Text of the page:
A critical part of the senses is the nose of the Maine Coon. Cats can smell about fourteen times better than humans! They use their nose to detect food, but also to detect smells of other animals. A cat still has the remains of another organ in its palate, with which another kind of ‘smells’ can be identified: the organ of Jacobson. This organ can perceive pheromones. Pheromones are odorless fragrances, which provide information about the other cat (for example, the sex of the cat). A cat doesn’t ‘flush’ (smell with its mouth open) until it has first smelled something with its nose, which requires further examination; for example, a cat’s urine can stimulate a cat to open its mouth so that it can ‘smell’ the pheromones. The male can then, for example, notice that the female is almost in heat.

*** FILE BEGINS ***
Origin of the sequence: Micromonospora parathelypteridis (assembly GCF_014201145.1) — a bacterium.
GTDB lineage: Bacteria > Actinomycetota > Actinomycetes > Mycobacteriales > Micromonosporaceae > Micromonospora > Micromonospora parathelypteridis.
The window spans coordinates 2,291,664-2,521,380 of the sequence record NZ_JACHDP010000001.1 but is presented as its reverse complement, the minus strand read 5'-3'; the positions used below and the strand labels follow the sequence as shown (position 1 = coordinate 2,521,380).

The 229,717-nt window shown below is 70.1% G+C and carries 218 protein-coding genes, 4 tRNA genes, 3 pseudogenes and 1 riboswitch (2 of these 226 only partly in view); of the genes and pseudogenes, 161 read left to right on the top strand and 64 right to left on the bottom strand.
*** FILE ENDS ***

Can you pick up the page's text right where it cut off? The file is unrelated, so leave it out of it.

Cats don’t only give off pheromones by urinating, but also by giving cups and scratching. On the body of the cat, there are several glands scattered, which give off a fatty substance at every contact. Cats communicate by releasing pheromones. It is a means of creating a group odor and marking its territory.